A Crowd of Camellias

For the first time in the four years we have lived in our current home, the nine Japanese camellias (C. japonica) in the garden are all blooming concurrently.  This is likely due to the bitter cold of the past winter, which resulted in a shortened bloom season.  Since all predate me, I know the names of just a few.

Japanese camellias (C. japonica), March 28, 2015

Japanese camellias (C. japonica), March 28, 2015

First (top) row:  ‘Memphis  Belle’ introduced by an American hybridizer in 1968, ‘Glen 40’ registered in 1942, and ‘Jordan’s Pride’ (also known as ‘Herme’ and ‘Brillant Gem’)  introduced from Japan in 1859

Second row:  First 3 unidentified, the one on the right is probably ‘Pink Perfection’, introduced from Japan in 1875

Third row:  Undidentified (the two red splotched are from the same tree)

All the camellias in the first and second rows are planted near the property boundry on the west side of the house (just outside my kitchen window), ‘Memphis Belle’ is the last in that line, so it could have been added after the others.  The house was built in 1952, and some of the camellias are quite large, so I would guess they are at least 40 years old.  They get nearly full sun in winter when the trees are bare and two to three hours of late morning sun in summer.

The two camellias in the third row are planted against the back of the house and are likely to be younger.  Despite getting only an hour or two of sun per day throughout the year, they bloom surprisingly well.

If anyone has a ID for the splotched bloom, I would love to know it’s name.

Male Northern Cardinal, on 'Jordan's Pride' in the February ice storm, waiting for a spot at the bird feeders.

Male Northern Cardinal, on ‘Jordan’s Pride’ in the February ice storm, waiting for a spot at the bird feeders.

 

13 thoughts on “A Crowd of Camellias

  1. Johnnie Ruth sturgeon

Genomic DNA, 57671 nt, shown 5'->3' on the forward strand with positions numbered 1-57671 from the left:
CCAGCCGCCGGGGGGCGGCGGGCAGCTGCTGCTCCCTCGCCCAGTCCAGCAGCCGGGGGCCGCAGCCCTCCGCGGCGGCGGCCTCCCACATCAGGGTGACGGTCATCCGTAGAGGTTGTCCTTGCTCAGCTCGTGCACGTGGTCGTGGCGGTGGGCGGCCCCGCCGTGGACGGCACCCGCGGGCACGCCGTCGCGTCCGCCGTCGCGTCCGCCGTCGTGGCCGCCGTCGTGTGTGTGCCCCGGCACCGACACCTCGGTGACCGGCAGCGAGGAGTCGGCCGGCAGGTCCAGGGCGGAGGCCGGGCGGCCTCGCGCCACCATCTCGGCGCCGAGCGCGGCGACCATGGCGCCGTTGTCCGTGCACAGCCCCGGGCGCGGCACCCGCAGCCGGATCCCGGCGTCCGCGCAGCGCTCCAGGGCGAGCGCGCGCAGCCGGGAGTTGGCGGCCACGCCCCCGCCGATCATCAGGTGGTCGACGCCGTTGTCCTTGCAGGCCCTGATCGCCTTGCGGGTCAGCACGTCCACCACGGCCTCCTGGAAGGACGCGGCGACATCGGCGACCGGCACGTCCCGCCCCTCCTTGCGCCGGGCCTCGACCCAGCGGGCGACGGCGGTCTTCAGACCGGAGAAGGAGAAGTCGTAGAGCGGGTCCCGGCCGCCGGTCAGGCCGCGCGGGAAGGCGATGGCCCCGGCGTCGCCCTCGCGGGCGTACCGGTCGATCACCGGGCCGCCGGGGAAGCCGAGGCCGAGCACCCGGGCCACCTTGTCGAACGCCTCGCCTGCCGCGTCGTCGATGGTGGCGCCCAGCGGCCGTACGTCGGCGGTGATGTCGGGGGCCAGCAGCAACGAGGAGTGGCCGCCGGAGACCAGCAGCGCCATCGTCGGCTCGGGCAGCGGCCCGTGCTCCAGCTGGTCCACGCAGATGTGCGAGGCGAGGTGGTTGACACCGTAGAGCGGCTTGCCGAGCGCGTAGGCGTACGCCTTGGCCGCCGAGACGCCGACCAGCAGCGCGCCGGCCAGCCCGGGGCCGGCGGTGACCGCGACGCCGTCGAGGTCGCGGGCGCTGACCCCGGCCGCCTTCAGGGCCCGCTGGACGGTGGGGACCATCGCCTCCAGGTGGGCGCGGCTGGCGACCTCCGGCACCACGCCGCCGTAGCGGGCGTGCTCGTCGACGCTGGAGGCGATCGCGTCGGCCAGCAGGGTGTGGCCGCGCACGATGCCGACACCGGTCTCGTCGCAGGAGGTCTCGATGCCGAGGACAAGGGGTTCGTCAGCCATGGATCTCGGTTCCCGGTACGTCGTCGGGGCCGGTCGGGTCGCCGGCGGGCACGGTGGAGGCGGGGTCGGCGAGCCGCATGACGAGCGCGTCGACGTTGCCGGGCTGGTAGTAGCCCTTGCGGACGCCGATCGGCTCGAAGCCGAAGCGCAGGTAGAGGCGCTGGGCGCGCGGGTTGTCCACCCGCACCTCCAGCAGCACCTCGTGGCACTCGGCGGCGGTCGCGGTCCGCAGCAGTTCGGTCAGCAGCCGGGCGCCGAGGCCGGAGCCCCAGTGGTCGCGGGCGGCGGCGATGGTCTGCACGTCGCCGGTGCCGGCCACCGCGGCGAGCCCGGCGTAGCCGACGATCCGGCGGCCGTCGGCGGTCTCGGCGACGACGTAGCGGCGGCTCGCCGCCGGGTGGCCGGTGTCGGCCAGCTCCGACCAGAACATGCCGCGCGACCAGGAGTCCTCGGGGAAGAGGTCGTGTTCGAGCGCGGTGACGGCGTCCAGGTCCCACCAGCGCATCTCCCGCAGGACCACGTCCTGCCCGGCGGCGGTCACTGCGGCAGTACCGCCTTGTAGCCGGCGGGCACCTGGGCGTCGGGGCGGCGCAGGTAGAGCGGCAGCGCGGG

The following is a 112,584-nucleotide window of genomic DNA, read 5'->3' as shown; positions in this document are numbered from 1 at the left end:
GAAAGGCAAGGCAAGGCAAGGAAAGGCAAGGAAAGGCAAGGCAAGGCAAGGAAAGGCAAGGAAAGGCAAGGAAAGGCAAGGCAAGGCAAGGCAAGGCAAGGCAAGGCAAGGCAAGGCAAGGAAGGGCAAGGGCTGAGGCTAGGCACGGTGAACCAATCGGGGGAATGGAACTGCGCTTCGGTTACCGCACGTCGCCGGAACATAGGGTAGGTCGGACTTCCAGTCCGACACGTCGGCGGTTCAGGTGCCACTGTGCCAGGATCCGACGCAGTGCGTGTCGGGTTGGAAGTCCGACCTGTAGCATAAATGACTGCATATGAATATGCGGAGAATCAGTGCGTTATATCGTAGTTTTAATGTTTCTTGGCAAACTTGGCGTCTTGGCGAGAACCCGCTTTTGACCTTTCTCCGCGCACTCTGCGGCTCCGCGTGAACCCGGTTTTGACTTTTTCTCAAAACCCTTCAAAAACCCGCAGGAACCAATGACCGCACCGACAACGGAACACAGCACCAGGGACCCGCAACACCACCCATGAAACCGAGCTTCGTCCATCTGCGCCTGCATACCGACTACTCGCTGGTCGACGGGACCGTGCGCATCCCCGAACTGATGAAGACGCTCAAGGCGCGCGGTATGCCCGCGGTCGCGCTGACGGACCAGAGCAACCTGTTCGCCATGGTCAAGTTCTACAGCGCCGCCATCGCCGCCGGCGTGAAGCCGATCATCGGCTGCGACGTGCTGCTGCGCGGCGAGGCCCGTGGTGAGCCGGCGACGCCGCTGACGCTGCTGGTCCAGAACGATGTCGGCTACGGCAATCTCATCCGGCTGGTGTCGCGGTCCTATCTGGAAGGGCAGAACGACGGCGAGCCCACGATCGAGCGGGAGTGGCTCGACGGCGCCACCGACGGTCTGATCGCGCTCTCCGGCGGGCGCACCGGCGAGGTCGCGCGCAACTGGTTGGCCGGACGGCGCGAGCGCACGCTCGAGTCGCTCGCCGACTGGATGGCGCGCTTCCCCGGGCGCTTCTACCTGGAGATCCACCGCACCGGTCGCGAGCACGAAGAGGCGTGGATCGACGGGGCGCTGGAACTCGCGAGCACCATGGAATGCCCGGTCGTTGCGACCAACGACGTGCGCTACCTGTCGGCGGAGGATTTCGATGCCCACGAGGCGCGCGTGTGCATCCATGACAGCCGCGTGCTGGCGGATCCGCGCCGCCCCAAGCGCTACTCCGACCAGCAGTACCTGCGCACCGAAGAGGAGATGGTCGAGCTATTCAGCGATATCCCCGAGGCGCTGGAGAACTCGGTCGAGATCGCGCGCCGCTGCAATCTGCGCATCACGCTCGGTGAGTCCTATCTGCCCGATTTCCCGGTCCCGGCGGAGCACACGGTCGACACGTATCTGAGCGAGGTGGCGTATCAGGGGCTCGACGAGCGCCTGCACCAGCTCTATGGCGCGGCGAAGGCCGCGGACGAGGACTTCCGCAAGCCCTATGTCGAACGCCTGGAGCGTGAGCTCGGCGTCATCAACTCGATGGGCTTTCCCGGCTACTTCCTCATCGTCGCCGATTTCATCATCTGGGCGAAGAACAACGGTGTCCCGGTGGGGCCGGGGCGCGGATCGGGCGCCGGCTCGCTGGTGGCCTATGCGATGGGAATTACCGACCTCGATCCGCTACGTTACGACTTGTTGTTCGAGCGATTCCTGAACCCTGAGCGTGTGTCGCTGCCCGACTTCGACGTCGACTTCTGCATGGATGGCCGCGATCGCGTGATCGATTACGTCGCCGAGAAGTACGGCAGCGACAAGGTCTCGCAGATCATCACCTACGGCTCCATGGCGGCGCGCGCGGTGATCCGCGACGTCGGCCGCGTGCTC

Very nice photos….Louisiana had a shortened bloom season. Magnolia Fiscata is just beginning to bloom. Fragrance is wonderful….Johnnie Ruth

    Sent from my iPad

    >

    Reply
  2. Susan Temple

    Well bother! I have one that was tagged Herme but after seeing your picture and doing some googling, that is not right. It is a solid. I’ve been calling it Herme Henry because it was one of the last plants I bought when working for Henry Busby, Busby Nursery, before he retired. Guess it will now be known as Mystery Henry.

    >>> Hortitopia 4/1/2015 11:09 AM >>>

    Marian St.Clair posted: “For the first time in the four years we have lived in our current home, the nine Japanese camellias (C. japonica) in the garden are all blooming concurrently. This is likely due to the bitter cold of the past winter, which resulted in a shortened bloom s”

    Reply
  3. mattb325

    They are all such lovely blooms! I’m glad the winter didn’t harm the trees…as for the mystery bloom, you could go mad trying to work it out, but it reminds me of C. japonica ‘Ville de Nantes’ which is a fairly old cultivar (about 30 years prior to the house being built) so may fit the rest of the crowd

    Reply
  4. Angie

    You’ve a lovely selection of Camellia Marian – it must be a real treat with them all in bloom. Whether or not you’d ever get an id on the one you don’t know is anyone’s guess, there are so many. Good luck with it

    Reply
    1. Marian St.Clair Post author

      Angie–Yes, I do love the camellias, but in a shady garden you take what you can get. Sadly, there are not nearly as many blooms in summer as I would like.

      Reply
  5. Chloris

    They are all so lovely. I don’ t know the name of your mystery bloom but there are so many different ones, it is difficult to keep up. I love the bird, what a gorgeous photo.

    Reply

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